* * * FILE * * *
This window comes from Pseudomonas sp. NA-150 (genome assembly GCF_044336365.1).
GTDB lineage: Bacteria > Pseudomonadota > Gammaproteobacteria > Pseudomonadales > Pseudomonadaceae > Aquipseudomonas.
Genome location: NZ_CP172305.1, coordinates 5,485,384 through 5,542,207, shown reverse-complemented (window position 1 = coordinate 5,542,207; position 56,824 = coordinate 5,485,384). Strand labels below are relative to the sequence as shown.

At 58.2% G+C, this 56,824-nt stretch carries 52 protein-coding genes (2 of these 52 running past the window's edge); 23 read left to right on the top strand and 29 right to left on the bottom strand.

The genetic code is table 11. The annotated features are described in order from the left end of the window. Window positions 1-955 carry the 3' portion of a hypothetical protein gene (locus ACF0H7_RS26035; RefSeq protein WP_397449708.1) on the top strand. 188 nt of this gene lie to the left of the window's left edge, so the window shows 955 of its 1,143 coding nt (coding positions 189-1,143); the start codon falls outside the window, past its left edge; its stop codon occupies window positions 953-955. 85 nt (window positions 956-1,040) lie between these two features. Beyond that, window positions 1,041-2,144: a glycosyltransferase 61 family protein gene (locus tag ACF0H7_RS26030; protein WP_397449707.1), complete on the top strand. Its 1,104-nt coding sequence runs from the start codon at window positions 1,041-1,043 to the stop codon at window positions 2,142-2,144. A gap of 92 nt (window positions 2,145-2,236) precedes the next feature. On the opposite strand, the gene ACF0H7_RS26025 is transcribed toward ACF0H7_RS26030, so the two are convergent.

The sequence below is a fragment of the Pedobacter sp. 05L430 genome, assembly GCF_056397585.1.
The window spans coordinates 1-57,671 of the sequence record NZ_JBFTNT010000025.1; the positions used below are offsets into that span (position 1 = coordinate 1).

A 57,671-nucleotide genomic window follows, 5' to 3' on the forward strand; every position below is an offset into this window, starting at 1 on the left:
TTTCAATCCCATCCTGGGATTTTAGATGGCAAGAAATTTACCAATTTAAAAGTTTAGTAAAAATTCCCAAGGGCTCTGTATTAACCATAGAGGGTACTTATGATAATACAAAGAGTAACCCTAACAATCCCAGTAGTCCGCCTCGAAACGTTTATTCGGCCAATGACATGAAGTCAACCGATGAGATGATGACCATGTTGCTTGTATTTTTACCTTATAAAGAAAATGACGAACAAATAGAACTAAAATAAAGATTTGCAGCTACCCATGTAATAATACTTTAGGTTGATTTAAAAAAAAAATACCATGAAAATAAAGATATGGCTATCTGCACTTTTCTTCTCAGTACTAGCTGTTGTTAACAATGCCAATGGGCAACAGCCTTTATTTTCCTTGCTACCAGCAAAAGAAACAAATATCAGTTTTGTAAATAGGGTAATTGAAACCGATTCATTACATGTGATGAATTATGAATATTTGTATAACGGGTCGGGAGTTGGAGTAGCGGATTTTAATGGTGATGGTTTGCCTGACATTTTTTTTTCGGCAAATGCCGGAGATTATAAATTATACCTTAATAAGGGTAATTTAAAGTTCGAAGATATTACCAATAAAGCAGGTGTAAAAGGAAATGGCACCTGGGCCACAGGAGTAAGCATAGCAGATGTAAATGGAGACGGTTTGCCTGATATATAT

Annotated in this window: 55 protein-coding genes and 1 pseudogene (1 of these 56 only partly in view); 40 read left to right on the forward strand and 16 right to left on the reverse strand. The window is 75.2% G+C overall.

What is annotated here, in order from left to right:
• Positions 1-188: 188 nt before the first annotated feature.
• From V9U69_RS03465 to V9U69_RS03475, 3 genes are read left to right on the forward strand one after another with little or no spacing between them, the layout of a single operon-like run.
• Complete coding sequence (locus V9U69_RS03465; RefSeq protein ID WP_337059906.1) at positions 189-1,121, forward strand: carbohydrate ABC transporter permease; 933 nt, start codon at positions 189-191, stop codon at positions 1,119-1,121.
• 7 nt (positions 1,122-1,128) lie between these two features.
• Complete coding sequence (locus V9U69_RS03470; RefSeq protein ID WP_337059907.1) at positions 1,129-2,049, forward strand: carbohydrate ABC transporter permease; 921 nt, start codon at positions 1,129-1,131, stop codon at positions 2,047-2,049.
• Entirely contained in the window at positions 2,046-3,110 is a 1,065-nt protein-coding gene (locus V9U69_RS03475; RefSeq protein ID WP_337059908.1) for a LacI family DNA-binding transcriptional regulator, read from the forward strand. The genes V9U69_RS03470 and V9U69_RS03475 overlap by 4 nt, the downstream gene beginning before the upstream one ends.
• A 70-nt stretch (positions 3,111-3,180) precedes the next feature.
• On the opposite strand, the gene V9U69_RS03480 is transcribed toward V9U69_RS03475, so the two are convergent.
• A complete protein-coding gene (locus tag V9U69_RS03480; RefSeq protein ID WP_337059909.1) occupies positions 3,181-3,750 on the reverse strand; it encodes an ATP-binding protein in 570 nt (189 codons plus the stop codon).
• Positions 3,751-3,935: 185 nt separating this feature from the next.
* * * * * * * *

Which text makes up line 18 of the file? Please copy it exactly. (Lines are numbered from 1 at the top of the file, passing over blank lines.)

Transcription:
• A 70-nt stretch (positions 3,111-3,180) precedes the next feature.